Materials of the invention are especially useful in medium or high voltage power cables. The composition of the invention may be used alone, e.g., placed under an insulator of such cable in the region of the semiconductive cutback to fill voids. However, many cable joints or terminations use a pre-stretched stress control tube as well. Typically, pre-stretched tubes are provided on a rigid easily removable core. The core can be external or internal; however internal cores are preferable. Typical cores are such as those described in U.S. Pat. No. 3,515,798, incorporated herein by reference. Preferred terminations comprise a coordinated two-component or three-component stress-control system where the inner component is the conformable material of the invention, and the outer component is the high permittivity tubing. Alternatively, two layer structures include the material of the invention and an outer layer which is an insulator having high permittivity. A possible third layer is a polymeric insulator, typically a pre-stretched tube such as those described in U.S. Pat. No. 4,363,842, incorporated herein by reference.
When materials of the invention are used in such terminations, the electrical stress control is greatly improved, which allows a significant reduction in the required length of the termination. i.e., at least about 20% reduction, which reduces costs and installation space requirements. Preferred materials may allow a length reduction of 40% or more. The application of silicone grease is no longer required, nor is the application of tape or other sealing materials at the ends of the termination, as it may be sealed with the stress control material, which is core loadable, permitting its automatic delivery. Materials of the invention are typically loaded at thickness of from about 1.25 mm to about 3 mm, preferably from about 2 to about 3 mm.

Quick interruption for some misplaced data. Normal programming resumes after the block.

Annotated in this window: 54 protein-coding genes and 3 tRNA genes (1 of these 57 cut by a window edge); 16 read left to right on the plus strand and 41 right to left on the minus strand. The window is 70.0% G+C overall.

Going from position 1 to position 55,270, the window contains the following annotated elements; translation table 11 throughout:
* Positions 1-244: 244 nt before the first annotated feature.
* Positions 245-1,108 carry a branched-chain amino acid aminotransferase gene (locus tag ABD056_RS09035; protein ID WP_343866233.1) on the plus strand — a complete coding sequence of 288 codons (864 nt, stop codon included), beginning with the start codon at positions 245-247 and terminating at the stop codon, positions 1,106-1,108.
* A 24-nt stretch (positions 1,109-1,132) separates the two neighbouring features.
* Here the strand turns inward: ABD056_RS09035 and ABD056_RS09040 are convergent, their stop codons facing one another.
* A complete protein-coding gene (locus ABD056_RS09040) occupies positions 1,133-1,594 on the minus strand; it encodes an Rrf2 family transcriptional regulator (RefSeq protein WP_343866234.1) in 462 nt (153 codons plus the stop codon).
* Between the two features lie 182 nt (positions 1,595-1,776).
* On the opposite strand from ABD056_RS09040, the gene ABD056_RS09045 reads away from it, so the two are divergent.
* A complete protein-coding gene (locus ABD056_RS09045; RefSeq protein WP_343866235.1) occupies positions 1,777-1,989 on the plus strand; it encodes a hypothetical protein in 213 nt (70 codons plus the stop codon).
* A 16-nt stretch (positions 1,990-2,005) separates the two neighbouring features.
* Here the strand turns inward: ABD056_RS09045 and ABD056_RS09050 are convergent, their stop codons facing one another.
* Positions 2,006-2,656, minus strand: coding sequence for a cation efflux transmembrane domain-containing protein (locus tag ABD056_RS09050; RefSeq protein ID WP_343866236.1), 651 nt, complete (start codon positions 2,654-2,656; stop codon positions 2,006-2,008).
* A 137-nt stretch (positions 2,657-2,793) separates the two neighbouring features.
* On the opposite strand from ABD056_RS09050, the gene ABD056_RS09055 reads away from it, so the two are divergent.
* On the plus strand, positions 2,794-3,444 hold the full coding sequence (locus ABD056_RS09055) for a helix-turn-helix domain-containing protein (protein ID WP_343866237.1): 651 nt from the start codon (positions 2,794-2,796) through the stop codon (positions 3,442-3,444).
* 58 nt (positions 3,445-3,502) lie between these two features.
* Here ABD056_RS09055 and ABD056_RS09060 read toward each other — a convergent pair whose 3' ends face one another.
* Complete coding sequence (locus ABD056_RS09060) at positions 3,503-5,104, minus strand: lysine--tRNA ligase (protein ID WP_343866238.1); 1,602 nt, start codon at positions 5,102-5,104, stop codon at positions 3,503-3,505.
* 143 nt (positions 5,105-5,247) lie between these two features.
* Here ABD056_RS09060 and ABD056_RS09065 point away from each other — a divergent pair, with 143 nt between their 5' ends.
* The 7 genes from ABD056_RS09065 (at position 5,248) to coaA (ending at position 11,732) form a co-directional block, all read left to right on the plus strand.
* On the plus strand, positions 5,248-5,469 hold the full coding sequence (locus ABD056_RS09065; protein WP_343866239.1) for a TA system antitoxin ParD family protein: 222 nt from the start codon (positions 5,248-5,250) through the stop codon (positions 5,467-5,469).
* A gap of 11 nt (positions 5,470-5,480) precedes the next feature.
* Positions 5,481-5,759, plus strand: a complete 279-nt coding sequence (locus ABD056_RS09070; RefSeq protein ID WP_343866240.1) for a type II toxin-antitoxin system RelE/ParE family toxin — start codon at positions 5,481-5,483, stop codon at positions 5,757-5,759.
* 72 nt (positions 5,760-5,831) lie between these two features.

Compositions of the invention are prepared by mixing the ingredients and then pressed, extruded, injection molded or calendared into the final form desired. The final product can be provided as sheets, shaped articles, or in putty form, as desired for the application.
The following examples are for illustrative purposes only, and are not meant to be limiting. One skilled in the art will easily think of variations within the scope of the invention, which is solely that defined by the claims.
The International Society of Electrical and Electronic Engineers (IEEE) sets the United States standard for high voltage cable; the test is conducted per IEEE-48. In order to determine the limit of AC withstand, AC withstand voltage is increased in steps of 5 kV per hour until flashover or internal degradation breakdown occurs. In order to determine the limit of impulse withstand, impulse voltage is raised in steps until flashover or internal degradation breakdown occurs.